Looking forward to some downtime to play on your phone? Make our ads in community newspapers and posters in public places come to life using only a smartphone and a free app.
Until December 31, The Art Gallery of Regina invites people across the province to have magical a magical experience with art through their phones with their Moving Pictures augmented reality screening series featuring nine moving image artworks by Saskatchewan artists.
curated by Sandee Moore
Rania AlHarthi, Lindsay Arnold, Ian Campbell and Heidi Phillips, Dennis Jackson, David Garneau with Peter Brass, John Graham, Graeme Patterson, Theo Pelmus with Kristin Snowbird, and Lindsey Rewuski
Dates: until December 31, 2020
Cost: Free (requires cellular data if not connected to WiFi)
Location: outdoor public places and community newspapers across Saskatchewan
Look for our posters in these communities: Regina, Shaunavon, Willow Bunch, Ogema, Yorkton, Saskatoon, Estevan, Leader, Weyburn, Moose Jaw, La Ronge, Indian Head.
Make art come to life in these Newpapers: Last Mountain Times, Northern Advocate, Northern Pride, Planet S, Prairie Dog, Prince Albert Daily Herald, and Yorkton This Week.
The Art Gallery of Regina (AGR), along with its partner the Organization of Saskatchewan Arts Councils (OSAC), is thrilled to extend its successful augmented reality project Moving Pictures until December 31, 2020 thanks to additional funding from the Canada Council for the Arts. Curated by Sandee Moore, Moving Pictures invites you to have a magical experience with art and technology; it’s easy:
• Download the free Artivive app from the App Store or Google Play
• Open the Artivive App on your smartphone
• Position the poster or ad image to fill your smartphone screen
• Enjoy the video!
Throughout the summer and fall the AGR has taken art out of the gallery and onto the streets, walking paths, sidewalks and parking lots of communities across Saskatchewan. With the arrival colder weather, the AGR invites people across the province to make our art come to life from the pages of community newspapers using only a smartphone and the free Artivive app.
We want to connect people safely and over distances. The shared stories and experiences in Moving Pictures bring us together as a province - safely, through electronic signals.
Artists Rania AlHarthi, Lindsay Arnold, Ian Campbell and Heidi Phillips, Dennis Jackson, David Garneau with Peter Brass, John Graham, Graeme Patterson, Theo Pelmus with Kristin Snowbird, and Lindsey Rewuski employ storytelling approaches that range from poetic collages of found images to captivatingly personal performance to profoundly moving accounts of struggle recounted in quirky stop-motion animation. Together, the moving image works included in Moving Pictures activate empathy and create understanding about our complex identities in Saskatchewan
Download the free Artivive app in advance and look for the AGR's Moving Pictures posters and ads in newspapers in your community. The project runs until December 31, 2020.
Make Art Come to Life
using only a smartphone and the free Artivive app
The artist scratches a letter to her estranged mother in Jordan onto film emulsion. Stacks of pancakes, the Canadian flag, and childlike drawings labeled “my mom” and “daddy” obscure footage of a figure silhouetted against a window. A voice whispers of fears and anxieties, drawing attention to the flickering shadows that cloak the celebratory ritual of making pancakes on Canada Day.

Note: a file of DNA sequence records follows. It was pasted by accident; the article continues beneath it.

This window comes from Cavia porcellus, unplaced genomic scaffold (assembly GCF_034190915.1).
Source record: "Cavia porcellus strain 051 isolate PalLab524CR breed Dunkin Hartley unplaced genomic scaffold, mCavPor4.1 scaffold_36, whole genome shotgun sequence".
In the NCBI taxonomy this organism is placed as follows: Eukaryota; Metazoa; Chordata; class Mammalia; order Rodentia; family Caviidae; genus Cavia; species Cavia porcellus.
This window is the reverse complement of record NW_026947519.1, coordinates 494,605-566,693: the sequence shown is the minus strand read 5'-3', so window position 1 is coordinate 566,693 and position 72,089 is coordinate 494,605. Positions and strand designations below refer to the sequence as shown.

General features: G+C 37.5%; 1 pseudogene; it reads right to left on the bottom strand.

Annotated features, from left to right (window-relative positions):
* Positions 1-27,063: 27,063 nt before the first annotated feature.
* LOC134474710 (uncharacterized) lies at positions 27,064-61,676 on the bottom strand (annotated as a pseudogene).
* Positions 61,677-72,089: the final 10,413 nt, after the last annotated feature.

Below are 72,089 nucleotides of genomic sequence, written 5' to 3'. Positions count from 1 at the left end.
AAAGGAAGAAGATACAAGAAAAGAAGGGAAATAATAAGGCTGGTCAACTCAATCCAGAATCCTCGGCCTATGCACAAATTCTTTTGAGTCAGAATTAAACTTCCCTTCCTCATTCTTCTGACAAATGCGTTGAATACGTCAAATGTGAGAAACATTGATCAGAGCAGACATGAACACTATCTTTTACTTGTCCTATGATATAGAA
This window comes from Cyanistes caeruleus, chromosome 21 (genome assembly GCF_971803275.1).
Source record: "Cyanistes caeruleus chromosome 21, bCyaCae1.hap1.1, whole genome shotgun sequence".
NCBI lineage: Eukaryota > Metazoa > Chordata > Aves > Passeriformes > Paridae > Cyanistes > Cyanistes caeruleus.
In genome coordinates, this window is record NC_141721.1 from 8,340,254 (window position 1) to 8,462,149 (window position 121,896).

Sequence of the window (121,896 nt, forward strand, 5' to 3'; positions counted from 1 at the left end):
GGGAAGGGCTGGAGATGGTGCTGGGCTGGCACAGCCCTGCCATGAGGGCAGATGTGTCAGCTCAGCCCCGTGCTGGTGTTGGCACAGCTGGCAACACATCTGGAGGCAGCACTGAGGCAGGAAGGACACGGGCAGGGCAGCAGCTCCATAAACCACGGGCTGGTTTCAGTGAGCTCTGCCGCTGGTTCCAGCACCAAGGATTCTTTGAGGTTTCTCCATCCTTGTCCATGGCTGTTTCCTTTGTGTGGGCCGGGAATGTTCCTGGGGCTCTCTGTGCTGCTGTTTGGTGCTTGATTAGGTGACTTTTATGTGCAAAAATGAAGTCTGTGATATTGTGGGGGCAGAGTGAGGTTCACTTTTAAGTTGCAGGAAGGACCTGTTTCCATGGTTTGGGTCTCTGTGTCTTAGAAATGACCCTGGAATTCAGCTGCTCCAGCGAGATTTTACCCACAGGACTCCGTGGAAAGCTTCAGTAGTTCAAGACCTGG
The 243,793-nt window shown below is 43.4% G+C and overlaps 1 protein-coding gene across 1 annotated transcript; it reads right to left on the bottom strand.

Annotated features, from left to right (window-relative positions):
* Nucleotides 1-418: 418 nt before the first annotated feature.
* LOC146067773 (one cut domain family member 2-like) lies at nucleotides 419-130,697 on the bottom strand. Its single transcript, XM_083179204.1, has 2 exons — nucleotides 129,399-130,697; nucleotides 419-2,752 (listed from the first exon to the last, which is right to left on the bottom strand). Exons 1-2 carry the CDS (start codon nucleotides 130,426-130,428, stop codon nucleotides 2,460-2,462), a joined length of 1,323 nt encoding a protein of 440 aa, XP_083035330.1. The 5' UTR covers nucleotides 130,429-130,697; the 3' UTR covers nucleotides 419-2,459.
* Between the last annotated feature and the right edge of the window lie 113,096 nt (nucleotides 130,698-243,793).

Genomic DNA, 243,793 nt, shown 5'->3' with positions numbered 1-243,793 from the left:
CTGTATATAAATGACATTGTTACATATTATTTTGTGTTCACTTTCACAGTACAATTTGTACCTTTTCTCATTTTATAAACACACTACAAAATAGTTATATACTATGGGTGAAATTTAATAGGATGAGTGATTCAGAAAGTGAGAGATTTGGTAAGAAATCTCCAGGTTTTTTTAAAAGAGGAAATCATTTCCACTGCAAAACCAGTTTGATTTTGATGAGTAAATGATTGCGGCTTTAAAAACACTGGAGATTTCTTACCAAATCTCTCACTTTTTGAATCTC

stop motion animation
A surreal television experience delivers a lifetime of expectations and realities for women in under 90 seconds. Inspired by the paper cut-out animations created by Terry Gilliam for the legendary sketch comedy program Monty Python's Flying Circus, The Messenger uses mid-20th century imagery to address second-wave feminist issues still relevant today.
Heidi Phillips & Ian Campbell
found 35mm film and digital video
Campbell and Phillips replace the inherent linear narratives of cinema with cycles of nature and decay. Using film footage discovered in a dumpster, the artists selected celluloid images that evidence the will of weather and time as artistic collaborators. Textured frames and decomposed images flicker, revealing the vulnerability of both technology and the natural world.
David Garneau with Peter Brass
Hoop Dancers is a celebration of athleticism, cultural continuity, adaptation and beauty. Four young men in powwow regalia play pick-up basketball, illustrating how traditional cultural practices persist in the contemporary world.
A trio of enchanted visions of otherworldly figures unfolds in this collaboration between the filmmaker and dancers in an environment of poetic experimentation. Dancers metaphorically inhabit the characters Sense, Attention and Inflection, communicating through gesture, gestures, body and sound. Dreams know the truth of the world.
Journey Through Fear
stop motion animation
Dennis Jackson's stop motion animation offers a moving insight into a way of life displaced by dams and powerlines. Journey Through Fear recounts a deadly encounter between a struggling trapper and a wild animal that was"was inspired by the stories that my mom told me about my grandpa raising 22 kids on the trap lines," says Jackson. "My inspiration has always been from my mother, all of my relations up in Sandy Bay, particularly my moshum and kokum, who are no longer with us. […] Just with what they had to go through to survive there, we have it easy today. We don't have to go out and hunt if we're hungry."
sed images flicker, revealing the vulnerability of both technology and the natural world.
Lafleche vs Woodrow 1972
stop-motion animation SD video
Graeme Patterson's stop-motion animation recreates a legendary hockey match between two local teams. The construction of myth and identity – as rural prairie folks and Canadians – is referenced in the many layers of artifice in Patterson's video: the players are figures on a bubble hockey table manipulated by big players for a small price.